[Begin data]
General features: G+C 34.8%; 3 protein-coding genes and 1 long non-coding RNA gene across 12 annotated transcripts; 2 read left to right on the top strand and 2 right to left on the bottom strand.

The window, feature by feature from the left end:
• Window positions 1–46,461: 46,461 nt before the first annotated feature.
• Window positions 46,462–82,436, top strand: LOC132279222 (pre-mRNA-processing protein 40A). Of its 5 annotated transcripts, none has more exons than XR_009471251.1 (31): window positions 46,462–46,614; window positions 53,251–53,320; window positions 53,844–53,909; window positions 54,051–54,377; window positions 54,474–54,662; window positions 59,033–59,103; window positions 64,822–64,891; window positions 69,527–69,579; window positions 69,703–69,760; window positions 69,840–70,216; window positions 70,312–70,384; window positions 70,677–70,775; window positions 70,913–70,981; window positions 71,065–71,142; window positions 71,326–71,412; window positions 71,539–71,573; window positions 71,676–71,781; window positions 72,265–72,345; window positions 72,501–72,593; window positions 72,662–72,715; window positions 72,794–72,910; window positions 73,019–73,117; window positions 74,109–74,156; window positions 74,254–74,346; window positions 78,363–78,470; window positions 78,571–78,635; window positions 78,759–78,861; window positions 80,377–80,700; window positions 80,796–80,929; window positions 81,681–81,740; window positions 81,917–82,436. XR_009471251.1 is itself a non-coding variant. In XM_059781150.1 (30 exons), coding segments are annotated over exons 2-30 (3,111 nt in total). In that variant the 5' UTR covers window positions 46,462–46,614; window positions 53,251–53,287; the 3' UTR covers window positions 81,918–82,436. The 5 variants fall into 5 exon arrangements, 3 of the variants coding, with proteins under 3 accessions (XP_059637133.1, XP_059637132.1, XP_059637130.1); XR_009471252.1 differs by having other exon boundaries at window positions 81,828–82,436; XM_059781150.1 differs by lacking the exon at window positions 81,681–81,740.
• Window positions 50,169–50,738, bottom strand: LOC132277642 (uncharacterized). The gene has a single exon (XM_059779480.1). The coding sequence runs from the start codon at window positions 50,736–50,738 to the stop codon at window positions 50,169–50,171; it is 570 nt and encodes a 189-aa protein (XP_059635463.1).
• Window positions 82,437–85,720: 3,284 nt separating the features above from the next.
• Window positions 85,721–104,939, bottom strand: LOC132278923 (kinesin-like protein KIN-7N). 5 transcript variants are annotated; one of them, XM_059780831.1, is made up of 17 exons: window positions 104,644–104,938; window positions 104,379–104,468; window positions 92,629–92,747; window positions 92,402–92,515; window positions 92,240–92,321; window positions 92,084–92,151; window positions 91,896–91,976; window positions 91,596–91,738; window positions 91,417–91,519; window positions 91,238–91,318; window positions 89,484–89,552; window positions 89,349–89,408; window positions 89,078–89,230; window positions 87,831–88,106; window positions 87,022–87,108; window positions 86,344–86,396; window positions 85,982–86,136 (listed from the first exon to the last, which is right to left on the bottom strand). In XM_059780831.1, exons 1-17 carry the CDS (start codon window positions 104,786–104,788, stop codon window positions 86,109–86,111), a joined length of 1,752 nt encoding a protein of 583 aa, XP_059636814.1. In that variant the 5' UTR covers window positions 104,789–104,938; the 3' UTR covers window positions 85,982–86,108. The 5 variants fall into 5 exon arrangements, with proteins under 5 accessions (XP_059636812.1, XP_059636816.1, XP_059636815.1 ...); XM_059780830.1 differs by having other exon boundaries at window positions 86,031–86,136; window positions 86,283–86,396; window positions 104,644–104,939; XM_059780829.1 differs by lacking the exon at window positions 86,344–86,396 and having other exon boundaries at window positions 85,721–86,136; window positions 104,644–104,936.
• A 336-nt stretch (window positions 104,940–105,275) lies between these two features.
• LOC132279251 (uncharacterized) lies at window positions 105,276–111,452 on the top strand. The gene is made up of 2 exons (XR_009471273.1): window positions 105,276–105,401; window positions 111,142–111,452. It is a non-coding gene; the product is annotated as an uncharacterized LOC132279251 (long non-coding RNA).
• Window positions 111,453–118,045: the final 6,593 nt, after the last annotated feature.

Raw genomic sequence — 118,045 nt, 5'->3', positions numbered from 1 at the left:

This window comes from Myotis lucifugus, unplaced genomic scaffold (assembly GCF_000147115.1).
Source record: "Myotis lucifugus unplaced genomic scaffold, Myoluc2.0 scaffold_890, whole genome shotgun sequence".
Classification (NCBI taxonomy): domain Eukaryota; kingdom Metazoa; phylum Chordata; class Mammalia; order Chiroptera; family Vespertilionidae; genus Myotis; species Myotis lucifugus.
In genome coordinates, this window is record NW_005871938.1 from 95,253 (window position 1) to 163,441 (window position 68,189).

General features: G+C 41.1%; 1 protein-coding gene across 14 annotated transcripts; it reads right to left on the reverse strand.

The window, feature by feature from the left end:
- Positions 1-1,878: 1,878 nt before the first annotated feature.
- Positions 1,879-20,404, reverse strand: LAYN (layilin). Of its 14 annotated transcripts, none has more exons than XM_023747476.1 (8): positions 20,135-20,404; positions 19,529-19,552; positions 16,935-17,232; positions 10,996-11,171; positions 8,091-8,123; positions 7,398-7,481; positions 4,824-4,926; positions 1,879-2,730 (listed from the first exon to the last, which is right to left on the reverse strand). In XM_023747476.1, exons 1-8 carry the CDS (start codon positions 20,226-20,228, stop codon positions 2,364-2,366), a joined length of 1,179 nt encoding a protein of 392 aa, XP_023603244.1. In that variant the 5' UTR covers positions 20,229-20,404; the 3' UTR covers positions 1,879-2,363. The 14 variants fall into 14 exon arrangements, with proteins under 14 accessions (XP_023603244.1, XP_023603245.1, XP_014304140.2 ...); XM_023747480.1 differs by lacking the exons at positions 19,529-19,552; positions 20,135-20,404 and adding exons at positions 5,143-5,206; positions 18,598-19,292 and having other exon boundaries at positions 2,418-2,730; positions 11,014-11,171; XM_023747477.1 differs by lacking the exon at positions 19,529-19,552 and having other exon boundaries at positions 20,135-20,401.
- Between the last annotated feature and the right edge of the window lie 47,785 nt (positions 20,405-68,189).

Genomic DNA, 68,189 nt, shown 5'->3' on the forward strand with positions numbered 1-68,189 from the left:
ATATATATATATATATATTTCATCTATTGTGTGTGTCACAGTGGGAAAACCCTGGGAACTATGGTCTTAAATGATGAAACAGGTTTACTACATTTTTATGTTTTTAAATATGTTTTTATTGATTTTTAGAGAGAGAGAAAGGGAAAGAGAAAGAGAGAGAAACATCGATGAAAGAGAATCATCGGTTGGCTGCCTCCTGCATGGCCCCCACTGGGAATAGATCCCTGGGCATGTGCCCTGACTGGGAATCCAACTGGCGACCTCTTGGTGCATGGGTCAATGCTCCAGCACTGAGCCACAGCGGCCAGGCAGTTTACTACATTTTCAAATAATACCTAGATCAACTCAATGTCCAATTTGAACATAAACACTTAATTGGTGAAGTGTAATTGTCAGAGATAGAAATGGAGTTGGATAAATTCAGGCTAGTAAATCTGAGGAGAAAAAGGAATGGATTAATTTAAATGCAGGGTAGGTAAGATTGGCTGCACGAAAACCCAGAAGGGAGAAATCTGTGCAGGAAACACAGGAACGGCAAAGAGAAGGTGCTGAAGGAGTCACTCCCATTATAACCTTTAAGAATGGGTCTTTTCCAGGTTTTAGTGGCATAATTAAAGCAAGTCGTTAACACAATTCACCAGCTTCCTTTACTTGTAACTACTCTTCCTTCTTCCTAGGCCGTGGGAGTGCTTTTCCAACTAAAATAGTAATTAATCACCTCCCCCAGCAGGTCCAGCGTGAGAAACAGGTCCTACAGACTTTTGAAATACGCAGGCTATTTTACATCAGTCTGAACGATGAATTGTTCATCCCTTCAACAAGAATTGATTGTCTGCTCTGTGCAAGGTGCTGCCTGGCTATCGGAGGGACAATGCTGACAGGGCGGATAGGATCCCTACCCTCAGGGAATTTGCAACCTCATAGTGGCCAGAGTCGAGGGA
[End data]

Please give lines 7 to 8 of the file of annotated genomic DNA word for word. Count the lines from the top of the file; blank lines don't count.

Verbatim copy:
• Window positions 85,721–104,939, bottom strand: LOC132278923 (kinesin-like protein KIN-7N). 5 transcript variants are annotated; one of them, XM_059780831.1, is made up of 17 exons: window positions 104,644–104,938; window positions 104,379–104,468; window positions 92,629–92,747; window positions 92,402–92,515; window positions 92,240–92,321; window positions 92,084–92,151; window positions 91,896–91,976; window positions 91,596–91,738; window positions 91,417–91,519; window positions 91,238–91,318; window positions 89,484–89,552; window positions 89,349–89,408; window positions 89,078–89,230; window positions 87,831–88,106; window positions 87,022–87,108; window positions 86,344–86,396; window positions 85,982–86,136 (listed from the first exon to the last, which is right to left on the bottom strand). In XM_059780831.1, exons 1-17 carry the CDS (start codon window positions 104,786–104,788, stop codon window positions 86,109–86,111), a joined length of 1,752 nt encoding a protein of 583 aa, XP_059636814.1. In that variant the 5' UTR covers window positions 104,789–104,938; the 3' UTR covers window positions 85,982–86,108. The 5 variants fall into 5 exon arrangements, with proteins under 5 accessions (XP_059636812.1, XP_059636816.1, XP_059636815.1 ...); XM_059780830.1 differs by having other exon boundaries at window positions 86,031–86,136; window positions 86,283–86,396; window positions 104,644–104,939; XM_059780829.1 differs by lacking the exon at window positions 86,344–86,396 and having other exon boundaries at window positions 85,721–86,136; window positions 104,644–104,936.
• A 336-nt stretch (window positions 104,940–105,275) lies between these two features.